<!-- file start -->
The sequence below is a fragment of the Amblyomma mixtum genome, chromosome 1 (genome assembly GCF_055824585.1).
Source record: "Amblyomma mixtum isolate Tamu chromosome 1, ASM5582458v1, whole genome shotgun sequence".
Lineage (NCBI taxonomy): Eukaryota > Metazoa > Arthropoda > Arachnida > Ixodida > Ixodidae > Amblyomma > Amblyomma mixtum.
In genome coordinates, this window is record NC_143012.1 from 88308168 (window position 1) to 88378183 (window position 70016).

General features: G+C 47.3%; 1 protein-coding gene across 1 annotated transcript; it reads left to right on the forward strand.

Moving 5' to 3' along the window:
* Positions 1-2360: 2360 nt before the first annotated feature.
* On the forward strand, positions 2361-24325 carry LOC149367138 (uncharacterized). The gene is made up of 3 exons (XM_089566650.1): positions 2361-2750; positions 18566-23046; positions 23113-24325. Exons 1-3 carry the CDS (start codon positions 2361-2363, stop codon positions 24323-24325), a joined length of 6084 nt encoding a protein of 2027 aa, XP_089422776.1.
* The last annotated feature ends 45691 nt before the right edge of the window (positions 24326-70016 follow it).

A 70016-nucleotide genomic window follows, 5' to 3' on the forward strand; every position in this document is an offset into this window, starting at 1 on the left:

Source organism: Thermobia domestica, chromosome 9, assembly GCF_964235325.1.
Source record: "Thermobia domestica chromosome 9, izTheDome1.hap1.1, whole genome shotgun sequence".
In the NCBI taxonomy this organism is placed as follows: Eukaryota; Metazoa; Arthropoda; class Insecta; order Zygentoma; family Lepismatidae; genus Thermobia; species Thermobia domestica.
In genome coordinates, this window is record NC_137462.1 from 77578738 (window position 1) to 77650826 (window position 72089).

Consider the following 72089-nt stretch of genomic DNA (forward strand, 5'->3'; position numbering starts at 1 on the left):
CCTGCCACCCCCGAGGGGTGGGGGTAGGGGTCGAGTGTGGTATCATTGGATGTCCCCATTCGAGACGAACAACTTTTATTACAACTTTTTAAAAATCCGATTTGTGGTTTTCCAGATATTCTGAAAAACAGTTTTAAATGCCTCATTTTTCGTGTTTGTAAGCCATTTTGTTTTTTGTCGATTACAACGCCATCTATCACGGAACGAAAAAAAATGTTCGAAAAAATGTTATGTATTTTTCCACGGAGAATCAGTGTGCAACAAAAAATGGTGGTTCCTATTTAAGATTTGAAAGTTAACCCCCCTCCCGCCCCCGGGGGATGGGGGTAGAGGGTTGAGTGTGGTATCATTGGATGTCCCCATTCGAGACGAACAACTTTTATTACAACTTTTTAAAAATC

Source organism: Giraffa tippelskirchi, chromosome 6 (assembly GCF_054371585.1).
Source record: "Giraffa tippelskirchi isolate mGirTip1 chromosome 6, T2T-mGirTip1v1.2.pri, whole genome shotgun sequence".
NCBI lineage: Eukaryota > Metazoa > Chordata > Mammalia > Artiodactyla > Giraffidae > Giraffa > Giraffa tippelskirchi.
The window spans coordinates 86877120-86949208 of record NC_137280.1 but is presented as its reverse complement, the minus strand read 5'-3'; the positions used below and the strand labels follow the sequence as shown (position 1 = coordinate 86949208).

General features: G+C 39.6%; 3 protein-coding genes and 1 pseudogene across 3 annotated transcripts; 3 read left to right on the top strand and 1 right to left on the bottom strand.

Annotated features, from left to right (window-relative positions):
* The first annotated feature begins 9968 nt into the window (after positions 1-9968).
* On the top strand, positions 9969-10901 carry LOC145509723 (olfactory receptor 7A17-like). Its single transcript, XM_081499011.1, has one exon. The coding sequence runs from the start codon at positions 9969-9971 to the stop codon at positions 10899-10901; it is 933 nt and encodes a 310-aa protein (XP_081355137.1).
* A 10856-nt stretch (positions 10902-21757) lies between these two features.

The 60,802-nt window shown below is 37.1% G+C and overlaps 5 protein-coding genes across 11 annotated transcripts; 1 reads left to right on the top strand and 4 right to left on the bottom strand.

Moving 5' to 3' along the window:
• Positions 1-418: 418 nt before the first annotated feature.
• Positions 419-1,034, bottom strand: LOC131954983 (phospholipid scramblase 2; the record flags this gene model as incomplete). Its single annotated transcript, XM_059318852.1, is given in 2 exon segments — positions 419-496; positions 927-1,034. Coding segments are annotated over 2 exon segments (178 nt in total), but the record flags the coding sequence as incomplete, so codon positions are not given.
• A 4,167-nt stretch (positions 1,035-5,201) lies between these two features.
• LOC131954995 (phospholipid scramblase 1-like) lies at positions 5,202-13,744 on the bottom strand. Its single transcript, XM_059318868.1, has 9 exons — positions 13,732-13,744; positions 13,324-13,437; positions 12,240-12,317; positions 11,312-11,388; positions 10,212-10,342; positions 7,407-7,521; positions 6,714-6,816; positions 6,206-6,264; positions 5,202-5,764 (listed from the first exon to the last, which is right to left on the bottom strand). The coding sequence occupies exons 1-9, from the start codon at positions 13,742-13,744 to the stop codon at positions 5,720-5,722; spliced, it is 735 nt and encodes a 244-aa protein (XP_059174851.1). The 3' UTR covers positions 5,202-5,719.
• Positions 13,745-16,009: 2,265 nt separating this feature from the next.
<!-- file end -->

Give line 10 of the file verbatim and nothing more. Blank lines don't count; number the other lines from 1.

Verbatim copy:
A 70016-nucleotide genomic window follows, 5' to 3' on the forward strand; every position in this document is an offset into this window, starting at 1 on the left: